I asked Wiegle if he had any good stories about working with Grampa and he said that each day Grampa would walk around the bank and ask employees how things were going. Wiegle said he had a complaint about how something was being done at the bank and one day he worked up enough courage to bring it to Grampa’s attention.

To Wiegle’s surprise Grampa said sounds like something we need to correct so I’m putting you in charge of coming up with alternatives as to how we currently handle the situation. Wiegle was perplexed and said that he thought Grampa would come up with the alternatives and not leave that task up to him. Wiegle said he wasn’t as quick to complain after that.

Making Sure History Doesn’t Repeat Itself

One of my goals in retirement was to read a book about each of the American Presidents because I love history. I was happy to find my task made much easier at the library when I stumbled upon the American President Series a compilation of books written by different authors about each of our presidents, with the exception of the last Bush and President Obama.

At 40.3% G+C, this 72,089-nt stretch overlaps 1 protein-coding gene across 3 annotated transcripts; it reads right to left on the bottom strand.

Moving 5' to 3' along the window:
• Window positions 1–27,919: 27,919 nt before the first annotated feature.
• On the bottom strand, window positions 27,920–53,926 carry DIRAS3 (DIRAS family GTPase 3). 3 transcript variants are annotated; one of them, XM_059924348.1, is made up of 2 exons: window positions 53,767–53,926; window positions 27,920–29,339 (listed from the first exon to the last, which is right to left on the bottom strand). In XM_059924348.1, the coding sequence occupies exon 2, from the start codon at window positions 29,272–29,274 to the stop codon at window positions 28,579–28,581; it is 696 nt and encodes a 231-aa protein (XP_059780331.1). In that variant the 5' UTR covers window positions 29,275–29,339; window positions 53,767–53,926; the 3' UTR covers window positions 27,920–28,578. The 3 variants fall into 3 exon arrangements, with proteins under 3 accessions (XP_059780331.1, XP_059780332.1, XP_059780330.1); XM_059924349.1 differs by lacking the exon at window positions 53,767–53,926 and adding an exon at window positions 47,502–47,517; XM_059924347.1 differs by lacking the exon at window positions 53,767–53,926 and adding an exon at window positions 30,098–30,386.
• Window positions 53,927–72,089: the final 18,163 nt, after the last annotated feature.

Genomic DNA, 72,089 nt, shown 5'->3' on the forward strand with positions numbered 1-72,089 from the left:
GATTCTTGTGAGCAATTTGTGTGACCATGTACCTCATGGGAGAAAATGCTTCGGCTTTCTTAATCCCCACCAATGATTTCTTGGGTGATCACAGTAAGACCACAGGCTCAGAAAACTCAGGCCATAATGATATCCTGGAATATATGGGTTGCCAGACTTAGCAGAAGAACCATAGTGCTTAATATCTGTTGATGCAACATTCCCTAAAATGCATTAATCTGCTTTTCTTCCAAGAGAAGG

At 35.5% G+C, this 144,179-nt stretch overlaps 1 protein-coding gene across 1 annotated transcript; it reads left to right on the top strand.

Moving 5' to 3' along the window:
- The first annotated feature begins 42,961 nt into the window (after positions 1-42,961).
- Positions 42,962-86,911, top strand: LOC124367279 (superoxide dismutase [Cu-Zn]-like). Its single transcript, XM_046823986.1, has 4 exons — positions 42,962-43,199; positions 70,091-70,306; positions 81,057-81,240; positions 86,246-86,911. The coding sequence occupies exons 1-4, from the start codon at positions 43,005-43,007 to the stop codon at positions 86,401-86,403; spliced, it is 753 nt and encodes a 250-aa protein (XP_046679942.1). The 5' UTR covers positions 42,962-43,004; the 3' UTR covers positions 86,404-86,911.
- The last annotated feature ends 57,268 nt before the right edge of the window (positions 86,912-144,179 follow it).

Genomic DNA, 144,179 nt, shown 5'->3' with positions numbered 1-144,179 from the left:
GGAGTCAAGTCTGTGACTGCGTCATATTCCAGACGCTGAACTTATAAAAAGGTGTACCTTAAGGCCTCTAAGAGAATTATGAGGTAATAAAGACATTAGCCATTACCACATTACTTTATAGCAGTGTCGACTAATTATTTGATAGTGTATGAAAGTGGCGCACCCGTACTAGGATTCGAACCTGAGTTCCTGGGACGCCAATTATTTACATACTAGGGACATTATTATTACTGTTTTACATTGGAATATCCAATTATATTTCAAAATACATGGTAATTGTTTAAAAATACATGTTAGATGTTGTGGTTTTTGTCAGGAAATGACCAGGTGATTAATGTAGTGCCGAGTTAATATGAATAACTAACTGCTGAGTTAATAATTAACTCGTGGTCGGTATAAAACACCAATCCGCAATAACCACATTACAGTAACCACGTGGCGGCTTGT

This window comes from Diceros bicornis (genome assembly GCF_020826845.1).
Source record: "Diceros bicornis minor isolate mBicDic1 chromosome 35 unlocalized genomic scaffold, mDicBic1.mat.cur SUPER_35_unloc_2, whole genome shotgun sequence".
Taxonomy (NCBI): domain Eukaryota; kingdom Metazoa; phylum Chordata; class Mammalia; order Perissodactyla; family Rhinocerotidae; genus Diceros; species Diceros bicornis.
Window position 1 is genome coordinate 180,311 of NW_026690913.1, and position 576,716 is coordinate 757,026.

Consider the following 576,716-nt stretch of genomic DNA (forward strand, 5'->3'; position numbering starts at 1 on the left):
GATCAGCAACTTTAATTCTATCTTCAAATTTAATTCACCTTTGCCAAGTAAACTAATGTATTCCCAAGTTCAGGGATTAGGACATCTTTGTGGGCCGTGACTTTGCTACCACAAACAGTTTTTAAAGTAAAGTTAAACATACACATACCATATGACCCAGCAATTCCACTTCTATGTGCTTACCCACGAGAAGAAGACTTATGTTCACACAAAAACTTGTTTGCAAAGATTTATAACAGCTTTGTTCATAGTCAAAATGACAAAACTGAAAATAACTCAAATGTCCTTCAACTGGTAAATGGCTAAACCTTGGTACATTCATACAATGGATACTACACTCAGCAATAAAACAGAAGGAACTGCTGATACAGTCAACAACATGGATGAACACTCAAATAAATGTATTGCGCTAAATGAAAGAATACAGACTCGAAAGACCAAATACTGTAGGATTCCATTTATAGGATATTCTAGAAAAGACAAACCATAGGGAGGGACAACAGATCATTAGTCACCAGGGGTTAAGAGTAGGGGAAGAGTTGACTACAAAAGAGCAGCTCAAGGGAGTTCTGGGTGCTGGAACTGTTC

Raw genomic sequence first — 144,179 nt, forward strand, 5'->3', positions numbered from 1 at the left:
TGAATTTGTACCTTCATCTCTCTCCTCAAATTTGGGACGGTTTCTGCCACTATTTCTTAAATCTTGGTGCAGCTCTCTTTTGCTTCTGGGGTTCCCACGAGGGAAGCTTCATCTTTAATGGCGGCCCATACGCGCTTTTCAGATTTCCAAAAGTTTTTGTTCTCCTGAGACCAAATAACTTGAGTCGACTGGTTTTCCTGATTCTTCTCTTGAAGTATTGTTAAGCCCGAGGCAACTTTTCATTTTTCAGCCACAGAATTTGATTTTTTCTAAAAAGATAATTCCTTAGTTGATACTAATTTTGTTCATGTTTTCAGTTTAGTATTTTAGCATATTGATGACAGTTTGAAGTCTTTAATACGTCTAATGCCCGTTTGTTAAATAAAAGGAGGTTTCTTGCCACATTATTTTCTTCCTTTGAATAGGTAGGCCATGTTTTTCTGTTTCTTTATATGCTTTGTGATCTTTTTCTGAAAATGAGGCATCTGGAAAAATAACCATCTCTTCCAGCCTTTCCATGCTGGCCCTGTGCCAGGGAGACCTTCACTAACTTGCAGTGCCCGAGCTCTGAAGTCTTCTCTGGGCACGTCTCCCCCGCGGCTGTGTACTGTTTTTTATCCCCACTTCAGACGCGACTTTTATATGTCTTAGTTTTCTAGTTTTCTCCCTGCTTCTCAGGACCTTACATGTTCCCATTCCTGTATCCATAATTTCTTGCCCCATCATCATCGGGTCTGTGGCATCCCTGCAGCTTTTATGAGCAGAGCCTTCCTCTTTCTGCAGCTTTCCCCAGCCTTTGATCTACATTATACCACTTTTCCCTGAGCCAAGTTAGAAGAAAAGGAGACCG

The aim of the American Presidents series is to present our chief executives in volumes compact enough for the busy reader (no book so far has been more than 175 pages). Each book tracks a president from birth to death and will give the reader a glimpse into each presidents character and thought process.

So far I have read about Teddy Roosevelt, William Harding, William Mckinley, Rutherford B Hayes, Ulysses S Grant, Calvin Coolidge and Franklin Roosevelt. I just finished reading a book on Herbert Hoover which I found the most interesting because back in the 1920’s he was faced with an economic situation very similar to the one we just went through in late 2008 and early 2009.

The chapter regarding the stock market crash was particularly telling because U.S. Steel stock went from $262 a share to $21, General Motors went from $92 a share to $8 and Montgomery Ward went from $138 a share to $4. Doesn’t this sound familiar ?

Our country had been through prior depressions and faced financial crises in the past, but Martin Van Buren, James Buchanan and Ulysses S. Grant and Grover Cleveland all took a hard line approach against aid to the unfortunate because they all felt that communitys looked to government for too much!